This post is part of the Tales of Peril Book Club, indexed here.
The second short "scene" of the Maze of Peril is a few paragraphs of compact world-building that expands the setting outward from the Green Dragon to the surrounding town and the Underworld beneath it. I quoted most of this section in a 2012 post, The Underworld of Holmes. As I wrote there, the term "The Underworld" is straight out of Vol 3 of the Original Dungeons & Dragons rules, "The Underworld & Wilderness Adventures", being the original term used to refer to the vast multi-layer dungeons of the game.
The narrator tells us that Zereth and "every man in the [Green Dragon] tavern" knows the rumors of the treasure of the Underworld. Holmes uses a favorite turn of phrase, "fabulous treasures", which also appears in the introduction to the Basic rulebook ("The dungeons are filled with fearsome monsters, fabulous treasure and frightful perils") and the Sample Dungeon ("Whispered tales are told of fabulous treasure and unspeakable monsters in the underground passages").
The rumors draw all sorts of adventurers and other types to the "tiny town", indicating that it is special in the land in its relation to the Underworld. The name of the town, Caladan, is first given here, and is noteworthy in that it was previously used by Frank Herbert as the name of the homeworld of the Atreides in Dune. Chris Holmes said that his father was a fan of Herbert but didn't know of any other specific reason for its use.
The description of the Underworld, like the name, is very much in line with OD&D: "corridors of wealth, they were also tunnels of deadly peril" and "there must have been many layers of dungeons and underworlds laid down, one atop the other". But Holmes takes this concept further by giving a putative origin for these dungeons: they were built by a mysterious prehistoric race. This echoes the introduction to the Sample Dungeon, where "the reputed dungeons lie in close proximity to the foundations of the older, pre-human city". As I wrote previously, this theme is "reminiscent of the pre-human alien civilization described in Lovecraft's At the Mountains of Madness (1931), who built vast underground cities in remote locations". Holmes never reveals any more details about the mysterious builders, so on this blog I later took the idea one step further, positioning Lovecraft's creatures in that story as Holmes' architects of the Underworld, to create a "new" monster for Holmes Basic called the Ancient Builder. The write-up for this monster now appears in the recently released Blueholme Journeymanne rules as the "Old Ones" entry in the Monster List.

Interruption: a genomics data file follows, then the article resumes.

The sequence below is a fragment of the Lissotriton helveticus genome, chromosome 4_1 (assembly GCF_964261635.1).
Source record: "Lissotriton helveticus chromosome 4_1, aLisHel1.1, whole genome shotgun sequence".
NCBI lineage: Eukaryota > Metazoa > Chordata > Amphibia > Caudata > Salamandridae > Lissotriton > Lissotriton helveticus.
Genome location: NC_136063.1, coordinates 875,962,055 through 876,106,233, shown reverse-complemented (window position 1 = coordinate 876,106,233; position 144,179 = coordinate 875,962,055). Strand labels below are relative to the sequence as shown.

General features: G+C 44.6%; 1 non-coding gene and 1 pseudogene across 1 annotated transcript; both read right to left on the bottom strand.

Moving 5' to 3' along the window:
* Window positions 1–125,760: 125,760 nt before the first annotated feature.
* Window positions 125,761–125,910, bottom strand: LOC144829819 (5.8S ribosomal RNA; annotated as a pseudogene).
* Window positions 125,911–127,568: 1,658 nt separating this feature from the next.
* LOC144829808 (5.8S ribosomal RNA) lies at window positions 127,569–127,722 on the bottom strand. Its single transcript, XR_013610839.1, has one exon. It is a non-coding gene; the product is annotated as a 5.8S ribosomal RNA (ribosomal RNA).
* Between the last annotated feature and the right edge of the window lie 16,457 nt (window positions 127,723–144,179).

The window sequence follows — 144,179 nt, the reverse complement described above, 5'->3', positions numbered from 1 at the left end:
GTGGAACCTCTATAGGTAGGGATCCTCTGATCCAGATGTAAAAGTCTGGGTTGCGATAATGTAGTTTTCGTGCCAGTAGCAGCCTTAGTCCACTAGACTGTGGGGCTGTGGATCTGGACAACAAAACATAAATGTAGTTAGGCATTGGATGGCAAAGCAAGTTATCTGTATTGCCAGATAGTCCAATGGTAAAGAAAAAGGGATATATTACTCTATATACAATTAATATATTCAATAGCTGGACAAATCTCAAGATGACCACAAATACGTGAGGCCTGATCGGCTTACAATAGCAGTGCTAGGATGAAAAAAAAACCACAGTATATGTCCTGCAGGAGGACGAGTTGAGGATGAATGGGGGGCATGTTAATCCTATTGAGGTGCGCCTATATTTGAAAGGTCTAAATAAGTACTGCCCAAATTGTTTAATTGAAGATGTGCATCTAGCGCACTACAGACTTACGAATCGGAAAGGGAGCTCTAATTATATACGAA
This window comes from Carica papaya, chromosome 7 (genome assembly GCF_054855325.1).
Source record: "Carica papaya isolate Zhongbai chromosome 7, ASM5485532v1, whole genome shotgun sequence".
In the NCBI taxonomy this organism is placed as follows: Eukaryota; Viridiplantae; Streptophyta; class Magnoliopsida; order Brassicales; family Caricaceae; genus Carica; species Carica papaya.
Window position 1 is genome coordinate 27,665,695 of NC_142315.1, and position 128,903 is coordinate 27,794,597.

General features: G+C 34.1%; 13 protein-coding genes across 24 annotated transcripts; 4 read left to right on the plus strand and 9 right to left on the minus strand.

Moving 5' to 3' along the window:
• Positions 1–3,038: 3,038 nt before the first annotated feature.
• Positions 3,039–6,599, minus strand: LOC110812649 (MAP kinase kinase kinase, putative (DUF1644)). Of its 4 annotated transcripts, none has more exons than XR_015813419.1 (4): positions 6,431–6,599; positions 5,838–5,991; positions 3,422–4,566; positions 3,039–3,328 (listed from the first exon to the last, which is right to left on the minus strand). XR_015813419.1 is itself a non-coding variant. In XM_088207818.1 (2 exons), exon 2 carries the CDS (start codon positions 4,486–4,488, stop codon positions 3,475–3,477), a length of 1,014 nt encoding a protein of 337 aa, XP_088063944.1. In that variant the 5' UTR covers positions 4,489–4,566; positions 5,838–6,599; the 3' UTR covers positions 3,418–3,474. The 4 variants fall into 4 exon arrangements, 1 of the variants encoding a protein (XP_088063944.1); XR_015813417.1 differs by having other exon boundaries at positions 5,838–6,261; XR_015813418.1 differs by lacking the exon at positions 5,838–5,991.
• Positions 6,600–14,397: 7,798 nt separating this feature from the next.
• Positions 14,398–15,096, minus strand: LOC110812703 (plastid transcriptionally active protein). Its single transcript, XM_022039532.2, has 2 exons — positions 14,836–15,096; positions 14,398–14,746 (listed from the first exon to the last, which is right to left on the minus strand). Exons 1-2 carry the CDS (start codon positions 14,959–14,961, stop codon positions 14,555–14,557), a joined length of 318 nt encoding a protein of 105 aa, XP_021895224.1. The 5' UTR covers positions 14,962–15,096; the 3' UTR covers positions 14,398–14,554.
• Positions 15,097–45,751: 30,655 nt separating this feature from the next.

While the rumors of the Underworld are well known in Caladan, the entrances are not. The narrator indicates that Zereth has been looking for information about an entrance but has not been successful. One reason that the entrances are not well known is that "many of the rash adventurers who set forth for the secret entrances to the fabled Underworld were never heard from again". Again, this fits with the story's origins in actual OD&D games, where many first level parties perish on their first expedition below.
In the next scene, Zereth will finally succeed in learning of an entrance.